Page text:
21 September 2011

Book 28 of 2011

I finished this using the Kindle app on my laptop during my prep period.

27) Let's Get It On: The Making of MMA and It's Ultimate Referee by "Big" John McCarthy with Loretta Hunt
One of the big items on my bucket list is to serve in some capacity as either a judge or referee in MMA. It's not something that is just going to happen, I understand. And in the meantime I should probably start taking jiu-jitsu classes or something similar as a way to further my knowledge and understanding of the sport, but, similar to teaching being a way to further my passion for English, I like to think being a ref or a judge is a way for me to contribute to something about which I'm very passionate. At the moment, it's a financial and time commitment that I can't afford, but that's why it's a bucket list, right? John McCarthy is the first and most famous ref in MMA, and his book provides a ton of insight into how refs function inside and outside of the fight game.

As a history of MMA, the UFC and the evolution of the sport over the last 18 years, this book is top-notch. McCarthy has been around the sport since its inception and continues to be a part of it today, serving as the most recognizable ref in all of mixed martial arts. He literally details the infancy of the sport, and how UFC 1 originally served as an informercial for Gracie Jiu-Jitsu in Torrance. McCarthy had designs on fighting in the second event, but loyalty to Royce and Rorion Gracie prevented that since the whole competition was meant to showcase their various schools. Once that was established, Big John took on the role of referee and stayed there ever since despite being a well-versed practitioner of jiu-jitsu. Much like the fighters in the cage evolved over time, McCarthy orchestrated the evolution of his own role and even went on to draft the original rules of the cage.

But this memoir doesn't just cover his time in the Octagon; in fact, some of the most fascinating portions of the book deal with his high school days playing water polo and his time spent as a cop in the LAPD. The portion about Ron McCarthy, his father, a twice abandoned LAPD officer who helped form  SWAT, provides enough craziness to fill his own book. The pre-UFC portions of the book also provide the kind of insight into McCarthy's world view that it becomes clear why he makes such a great ref. He has a very black-and-white outlook on the world and his police experience means that he knows how to make snap decisions and be willing to stick with them. McCarthy is fairly straight-laced and seemingly conservative because he comes off as almost homophobic in his discomfort with the idea of being mistaken for gay, but I don't sense malice in it, just discomfort.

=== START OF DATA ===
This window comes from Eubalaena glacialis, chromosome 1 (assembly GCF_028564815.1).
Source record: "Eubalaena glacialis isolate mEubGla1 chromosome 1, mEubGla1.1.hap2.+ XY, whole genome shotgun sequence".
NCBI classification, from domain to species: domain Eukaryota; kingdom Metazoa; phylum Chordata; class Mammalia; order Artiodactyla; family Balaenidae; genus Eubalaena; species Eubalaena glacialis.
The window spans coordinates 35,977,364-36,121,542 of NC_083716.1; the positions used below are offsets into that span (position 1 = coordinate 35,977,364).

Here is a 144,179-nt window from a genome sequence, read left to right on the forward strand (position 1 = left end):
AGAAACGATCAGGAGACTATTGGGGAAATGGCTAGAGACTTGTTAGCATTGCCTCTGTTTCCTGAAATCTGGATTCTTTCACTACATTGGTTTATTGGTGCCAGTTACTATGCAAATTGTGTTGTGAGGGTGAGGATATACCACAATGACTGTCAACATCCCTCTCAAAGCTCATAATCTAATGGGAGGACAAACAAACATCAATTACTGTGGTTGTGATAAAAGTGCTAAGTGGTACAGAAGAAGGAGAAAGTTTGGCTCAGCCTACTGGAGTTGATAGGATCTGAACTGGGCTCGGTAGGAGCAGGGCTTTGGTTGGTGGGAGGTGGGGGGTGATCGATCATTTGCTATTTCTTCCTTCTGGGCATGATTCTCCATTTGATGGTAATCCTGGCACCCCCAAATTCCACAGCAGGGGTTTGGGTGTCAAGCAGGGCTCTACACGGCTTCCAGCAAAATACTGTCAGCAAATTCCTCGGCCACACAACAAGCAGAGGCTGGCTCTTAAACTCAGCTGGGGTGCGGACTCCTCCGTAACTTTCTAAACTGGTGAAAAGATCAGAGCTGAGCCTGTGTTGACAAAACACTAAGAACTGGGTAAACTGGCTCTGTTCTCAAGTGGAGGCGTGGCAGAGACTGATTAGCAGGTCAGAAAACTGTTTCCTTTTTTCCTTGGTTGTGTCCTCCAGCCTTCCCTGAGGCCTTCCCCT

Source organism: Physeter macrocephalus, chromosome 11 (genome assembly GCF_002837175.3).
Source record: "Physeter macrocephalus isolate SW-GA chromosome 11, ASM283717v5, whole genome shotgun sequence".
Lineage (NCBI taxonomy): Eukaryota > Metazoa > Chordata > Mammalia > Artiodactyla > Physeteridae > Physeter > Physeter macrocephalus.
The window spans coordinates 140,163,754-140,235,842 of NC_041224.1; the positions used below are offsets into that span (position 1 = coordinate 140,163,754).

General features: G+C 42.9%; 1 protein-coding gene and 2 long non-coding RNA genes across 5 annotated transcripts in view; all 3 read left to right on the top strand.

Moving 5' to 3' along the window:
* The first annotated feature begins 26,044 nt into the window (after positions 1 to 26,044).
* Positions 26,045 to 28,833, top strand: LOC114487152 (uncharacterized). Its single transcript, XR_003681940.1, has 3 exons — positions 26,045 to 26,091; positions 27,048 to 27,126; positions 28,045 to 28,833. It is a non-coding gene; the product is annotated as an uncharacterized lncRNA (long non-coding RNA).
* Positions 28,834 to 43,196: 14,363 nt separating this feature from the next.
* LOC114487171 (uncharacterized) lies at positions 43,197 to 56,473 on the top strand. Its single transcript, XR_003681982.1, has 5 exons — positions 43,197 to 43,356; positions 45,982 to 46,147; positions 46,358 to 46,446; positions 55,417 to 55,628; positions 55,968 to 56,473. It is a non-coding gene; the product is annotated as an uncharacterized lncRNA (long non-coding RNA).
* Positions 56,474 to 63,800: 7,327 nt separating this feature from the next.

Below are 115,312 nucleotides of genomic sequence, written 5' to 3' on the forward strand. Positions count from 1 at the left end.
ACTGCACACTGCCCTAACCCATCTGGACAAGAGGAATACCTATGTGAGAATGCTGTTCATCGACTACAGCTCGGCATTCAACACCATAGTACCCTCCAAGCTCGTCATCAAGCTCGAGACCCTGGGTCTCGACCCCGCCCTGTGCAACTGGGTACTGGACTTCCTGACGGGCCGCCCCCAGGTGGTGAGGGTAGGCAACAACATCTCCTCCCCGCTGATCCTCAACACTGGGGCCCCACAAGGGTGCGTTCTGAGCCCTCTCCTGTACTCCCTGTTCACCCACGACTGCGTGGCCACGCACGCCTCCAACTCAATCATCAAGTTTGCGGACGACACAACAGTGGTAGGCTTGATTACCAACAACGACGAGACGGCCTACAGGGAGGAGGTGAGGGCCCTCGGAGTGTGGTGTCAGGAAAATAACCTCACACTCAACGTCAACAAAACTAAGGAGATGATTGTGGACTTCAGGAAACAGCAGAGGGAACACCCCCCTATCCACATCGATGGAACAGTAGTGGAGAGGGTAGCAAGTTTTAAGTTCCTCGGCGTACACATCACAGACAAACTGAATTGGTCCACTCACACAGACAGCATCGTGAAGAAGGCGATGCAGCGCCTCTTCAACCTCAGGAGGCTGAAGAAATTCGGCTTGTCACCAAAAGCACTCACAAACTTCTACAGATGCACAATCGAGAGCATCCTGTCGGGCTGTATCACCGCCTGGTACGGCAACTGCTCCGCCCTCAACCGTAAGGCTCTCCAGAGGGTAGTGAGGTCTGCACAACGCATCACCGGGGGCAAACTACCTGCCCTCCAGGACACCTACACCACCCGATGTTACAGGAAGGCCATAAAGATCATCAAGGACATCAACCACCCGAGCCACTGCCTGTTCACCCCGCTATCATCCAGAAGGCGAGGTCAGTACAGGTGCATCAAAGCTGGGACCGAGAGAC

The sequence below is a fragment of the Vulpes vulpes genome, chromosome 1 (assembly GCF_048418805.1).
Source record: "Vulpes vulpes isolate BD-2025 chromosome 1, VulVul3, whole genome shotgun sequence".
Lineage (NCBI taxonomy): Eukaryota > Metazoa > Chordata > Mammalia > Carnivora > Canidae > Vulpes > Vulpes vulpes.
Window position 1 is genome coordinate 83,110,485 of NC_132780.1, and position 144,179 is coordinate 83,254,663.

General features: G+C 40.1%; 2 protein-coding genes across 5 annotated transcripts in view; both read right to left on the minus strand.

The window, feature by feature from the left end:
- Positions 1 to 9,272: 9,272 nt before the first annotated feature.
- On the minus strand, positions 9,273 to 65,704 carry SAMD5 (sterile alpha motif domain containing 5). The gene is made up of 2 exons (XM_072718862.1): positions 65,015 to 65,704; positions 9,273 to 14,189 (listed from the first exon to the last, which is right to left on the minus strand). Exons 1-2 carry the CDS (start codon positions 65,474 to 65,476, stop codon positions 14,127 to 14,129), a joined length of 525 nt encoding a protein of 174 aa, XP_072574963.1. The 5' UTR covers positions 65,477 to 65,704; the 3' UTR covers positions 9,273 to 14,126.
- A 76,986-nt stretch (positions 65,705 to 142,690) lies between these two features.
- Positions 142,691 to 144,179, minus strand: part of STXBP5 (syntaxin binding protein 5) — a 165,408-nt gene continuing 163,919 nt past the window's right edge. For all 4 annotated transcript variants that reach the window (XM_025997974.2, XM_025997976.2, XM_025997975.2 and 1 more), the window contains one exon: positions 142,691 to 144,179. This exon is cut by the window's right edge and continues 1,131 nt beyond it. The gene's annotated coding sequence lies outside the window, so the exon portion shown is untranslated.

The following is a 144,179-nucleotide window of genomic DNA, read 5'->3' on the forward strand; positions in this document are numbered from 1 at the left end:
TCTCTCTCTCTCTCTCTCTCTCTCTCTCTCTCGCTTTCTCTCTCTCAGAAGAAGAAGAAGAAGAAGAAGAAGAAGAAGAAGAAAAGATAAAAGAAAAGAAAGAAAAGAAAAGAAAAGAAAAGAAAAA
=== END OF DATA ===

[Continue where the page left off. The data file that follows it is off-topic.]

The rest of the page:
On the Goodreads scale, I'd put this at four and a half stars but edged toward the full monty because this is a tremendous introduction for anyone is interested in the history of MMA, specifically the UFC. A lot of the credit should go to Loretta Hunt, too, as I feel she really improved between this biography and her contributions to Randy Couture's book.

Finally, the one weird thing that occurred in my reading experience had less to do with the book and more to do with reading it on a Kindle. Some of the names of chapters were really oddly misspelled, like using an R in place of an A, and it came off like it was a mistake in the digital transfer moreso than a printing error. I get the impression that the sidebars devoted to single events (e.g. UFC 74, Strikeforce: Destruction) appear on single pages, and they look awkward with the way they interrupt the narrative flow of the chapter.

No comments:

Post a Comment